It definitely sucks knowing that I’m descended from a slave owning rapist, and also that my grandfather was a Nazi POW who’d been working in a munitions factory. When your direct ancestors were atrocious people, you have to get your sense of identity from somewhere besides family tradition. Well, unless you want moral failure to be a defining feature of your identity. That’s the choice being made by “patriotic Americans,” for the most part. American ideals deserve credit where they’re on the side of freedom. American history deserves a lot less credit and a lot more shame than it normally gets. If your ancestors were reprehensible, it’s shameful to spit in their victims’ faces and insist they were great.
Ricardo Eichmann met his father’s kidnapper in a room at the Heathrow Hilton. “It was a very emotional meeting. People have asked if I feel anger towards him. I don’t. Adolf Eichmann deserved to be brought to justice for what he did. I don’t agree with the death penalty, but I can see why they did it at the time.”
Can you imagine either of the Bush twins ever saying something like this about their father? Or Obama’s children? Or Chelsea Clinton? Ricardo Eichmann showed the world 20 years ago that justice and decency are more important than blind family loyalty. We can care about higher principles.
I knew my father was dead, but I didn’t know how he had died. My mother kept all the newspaper cuttings about him under the sofa. I would creep under there and peek at them. I understood bits and pieces but not the whole picture. When I asked my mother, she would say, ‘Lass das’ – leave it. It was a taboo subject and stayed that way till my mother died two years ago.
That’s America’s approach to history education, in microcosm.
I am struck by Ricardo Eichmann’s apparent lack of anger. He wasn’t angry with his father’s kidnappers, he wasn’t angry with the Israelis for hanging him. Was he not even angry with his mother for not explaining things to him?
“Look,” he says. “I am bitter about the fact I had no father. I am furious about the horrors of the Holocaust. And it would have been better if she had talked to me. I wanted to challenge her, but I saw her inner turmoil. I loved her and she loved my father. What was I supposed to do?”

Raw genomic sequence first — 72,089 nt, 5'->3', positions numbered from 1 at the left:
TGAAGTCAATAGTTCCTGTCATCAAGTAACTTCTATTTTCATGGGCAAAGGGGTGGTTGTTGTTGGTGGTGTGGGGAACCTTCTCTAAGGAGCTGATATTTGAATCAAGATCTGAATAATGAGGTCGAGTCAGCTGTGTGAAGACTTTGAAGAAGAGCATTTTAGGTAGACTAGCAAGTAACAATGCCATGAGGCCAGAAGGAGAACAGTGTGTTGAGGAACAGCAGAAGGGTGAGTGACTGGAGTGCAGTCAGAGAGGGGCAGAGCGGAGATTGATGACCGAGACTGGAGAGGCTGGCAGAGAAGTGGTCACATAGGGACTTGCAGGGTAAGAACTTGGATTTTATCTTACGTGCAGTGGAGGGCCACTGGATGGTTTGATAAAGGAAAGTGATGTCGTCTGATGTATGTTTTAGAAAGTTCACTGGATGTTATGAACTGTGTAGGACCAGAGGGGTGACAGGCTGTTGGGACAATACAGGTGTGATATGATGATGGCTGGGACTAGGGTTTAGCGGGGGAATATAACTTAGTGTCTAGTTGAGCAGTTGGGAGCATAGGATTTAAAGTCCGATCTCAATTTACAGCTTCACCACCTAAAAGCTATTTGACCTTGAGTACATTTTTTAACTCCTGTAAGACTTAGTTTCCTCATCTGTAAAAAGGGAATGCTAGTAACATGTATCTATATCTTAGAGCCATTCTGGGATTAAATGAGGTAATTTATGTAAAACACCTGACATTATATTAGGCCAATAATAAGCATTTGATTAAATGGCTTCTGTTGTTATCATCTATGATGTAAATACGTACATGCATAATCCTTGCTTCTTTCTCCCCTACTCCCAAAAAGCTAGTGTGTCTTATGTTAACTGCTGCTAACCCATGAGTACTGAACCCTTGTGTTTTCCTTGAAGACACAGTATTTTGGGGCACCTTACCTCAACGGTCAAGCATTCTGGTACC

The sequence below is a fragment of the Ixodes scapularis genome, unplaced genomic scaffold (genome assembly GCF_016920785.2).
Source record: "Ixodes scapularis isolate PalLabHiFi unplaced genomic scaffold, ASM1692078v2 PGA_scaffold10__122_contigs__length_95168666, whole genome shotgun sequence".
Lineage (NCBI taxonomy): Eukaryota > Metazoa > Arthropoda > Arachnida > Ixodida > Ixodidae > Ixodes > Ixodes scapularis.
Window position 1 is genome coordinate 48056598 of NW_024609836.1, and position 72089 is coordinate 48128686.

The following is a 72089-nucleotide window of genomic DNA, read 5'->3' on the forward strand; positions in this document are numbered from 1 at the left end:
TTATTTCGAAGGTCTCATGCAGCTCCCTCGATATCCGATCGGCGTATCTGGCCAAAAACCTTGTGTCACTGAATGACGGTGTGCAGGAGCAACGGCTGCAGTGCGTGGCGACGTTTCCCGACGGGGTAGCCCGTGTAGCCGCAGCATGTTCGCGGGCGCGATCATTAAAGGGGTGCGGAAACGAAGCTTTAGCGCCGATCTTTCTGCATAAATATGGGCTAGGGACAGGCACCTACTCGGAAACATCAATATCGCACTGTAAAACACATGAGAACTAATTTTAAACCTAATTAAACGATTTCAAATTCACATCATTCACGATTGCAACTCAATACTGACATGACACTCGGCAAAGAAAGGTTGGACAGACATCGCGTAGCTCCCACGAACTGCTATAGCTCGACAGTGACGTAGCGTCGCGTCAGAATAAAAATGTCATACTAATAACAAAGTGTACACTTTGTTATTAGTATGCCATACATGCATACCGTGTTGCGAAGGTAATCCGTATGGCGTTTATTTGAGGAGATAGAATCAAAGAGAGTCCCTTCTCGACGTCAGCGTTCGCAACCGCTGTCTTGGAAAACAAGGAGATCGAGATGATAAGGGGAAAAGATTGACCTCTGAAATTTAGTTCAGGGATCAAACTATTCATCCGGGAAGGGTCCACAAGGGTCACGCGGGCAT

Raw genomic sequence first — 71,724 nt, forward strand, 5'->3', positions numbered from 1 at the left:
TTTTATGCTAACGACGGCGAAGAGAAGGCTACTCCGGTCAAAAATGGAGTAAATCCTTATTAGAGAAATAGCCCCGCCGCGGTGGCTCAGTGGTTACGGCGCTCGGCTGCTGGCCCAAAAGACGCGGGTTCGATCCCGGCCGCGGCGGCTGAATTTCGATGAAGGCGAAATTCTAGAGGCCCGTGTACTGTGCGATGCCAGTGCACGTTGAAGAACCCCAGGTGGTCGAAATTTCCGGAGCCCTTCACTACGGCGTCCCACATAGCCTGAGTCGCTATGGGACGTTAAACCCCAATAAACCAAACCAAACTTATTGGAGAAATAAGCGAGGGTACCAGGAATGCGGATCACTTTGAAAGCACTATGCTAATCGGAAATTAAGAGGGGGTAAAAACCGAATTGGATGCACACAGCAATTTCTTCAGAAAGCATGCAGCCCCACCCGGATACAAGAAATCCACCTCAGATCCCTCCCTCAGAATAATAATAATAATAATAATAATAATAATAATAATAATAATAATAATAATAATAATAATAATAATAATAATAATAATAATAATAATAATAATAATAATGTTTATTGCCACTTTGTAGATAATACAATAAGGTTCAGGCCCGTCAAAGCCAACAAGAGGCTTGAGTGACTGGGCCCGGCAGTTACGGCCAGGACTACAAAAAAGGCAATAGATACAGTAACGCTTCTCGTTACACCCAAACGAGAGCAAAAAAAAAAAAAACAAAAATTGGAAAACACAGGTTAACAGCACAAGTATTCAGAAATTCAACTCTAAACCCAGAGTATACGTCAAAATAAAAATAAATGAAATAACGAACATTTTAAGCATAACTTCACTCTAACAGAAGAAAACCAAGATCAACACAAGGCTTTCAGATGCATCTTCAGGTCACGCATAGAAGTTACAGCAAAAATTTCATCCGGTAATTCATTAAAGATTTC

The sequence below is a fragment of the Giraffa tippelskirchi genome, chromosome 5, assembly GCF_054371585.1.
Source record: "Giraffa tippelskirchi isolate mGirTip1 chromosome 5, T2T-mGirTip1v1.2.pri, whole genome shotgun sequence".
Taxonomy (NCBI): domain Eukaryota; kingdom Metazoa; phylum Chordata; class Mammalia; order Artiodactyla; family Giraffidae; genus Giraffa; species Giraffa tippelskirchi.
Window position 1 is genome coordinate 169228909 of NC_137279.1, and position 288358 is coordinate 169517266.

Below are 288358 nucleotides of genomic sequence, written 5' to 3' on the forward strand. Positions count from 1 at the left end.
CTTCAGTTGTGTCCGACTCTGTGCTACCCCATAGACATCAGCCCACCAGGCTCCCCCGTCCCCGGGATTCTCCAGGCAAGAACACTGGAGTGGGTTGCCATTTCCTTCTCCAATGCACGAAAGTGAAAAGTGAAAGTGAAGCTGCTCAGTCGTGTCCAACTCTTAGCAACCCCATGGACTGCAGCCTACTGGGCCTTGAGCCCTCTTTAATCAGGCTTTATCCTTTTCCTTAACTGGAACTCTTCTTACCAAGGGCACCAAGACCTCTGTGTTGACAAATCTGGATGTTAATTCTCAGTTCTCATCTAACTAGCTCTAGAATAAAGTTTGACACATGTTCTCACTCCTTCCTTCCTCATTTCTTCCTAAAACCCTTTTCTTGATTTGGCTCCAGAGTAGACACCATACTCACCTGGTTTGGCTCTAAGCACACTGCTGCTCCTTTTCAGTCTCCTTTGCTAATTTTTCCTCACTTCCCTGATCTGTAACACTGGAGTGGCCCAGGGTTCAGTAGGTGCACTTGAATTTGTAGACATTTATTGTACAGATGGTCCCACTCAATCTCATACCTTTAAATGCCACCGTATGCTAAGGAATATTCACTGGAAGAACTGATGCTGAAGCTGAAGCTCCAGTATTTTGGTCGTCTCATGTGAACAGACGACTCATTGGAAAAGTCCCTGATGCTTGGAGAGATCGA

Professor Eichmann’s facial muscles begin to twitch. “I know now that pain comes from not knowing. That is why I am not afraid to confront the truth. I always wanted to know. I went to see the deportation orders, black on white, that my father had signed. I never wanted anyone saying that I didn’t believe what he had done.”
Since Ricardo Eichmann’s heritage has become public knowledge, he has received calls from neo-Nazis, expecting to find a sympathetic ear. “A few weeks ago, I got a call from Australia, from a man who said, ‘Eichmann was OK.’ I said he most certainly was not.”
White American defensiveness is not necessary. This is how he deals with the equivalent of “white guilt”:
On the other side of the coin are the Holocaust survivors who believe that Ricardo Eichmann “has it in his blood”, “it” being a genetically transmitted racism. I tell him that my grandmother, a German Jewish refugee, is angry and hurt that I am interviewing him. For the first time in three hours his face registers pain.
“I know there are people who feel like that about me. What can I do? Perhaps it is my fate. You know when the article came out about my meeting with Aharoni, they did a survey in Israel. For every three people who were positive towards me, there was one who thought I must be a Nazi. They were mostly old people who had been through the atrocities who felt that. I would like to go to Israel, but I don’t want to offend anyone by my presence.”
Ricardo Eichmann has said he doesn’t want a tear-jerker story written about him: “It is an affront to the six million who died to try and elicit sympathy for me.” But his life story is very much a case of the sins of the father being visited on the son. “It’s like a rocket. It shoots off into space, but it leaves its fallout behind it and it takes its toll.”
If American white people talked like this, it would be revolutionary. Imagine if American tourists had a reputation for being humble and apologetic:
Now compare this:
Up until a few weeks ago, I worked at a historic site in the South that included an old house and a nearby plantation. My job was to lead tours and tell guests about the people who made plantations possible: the slaves.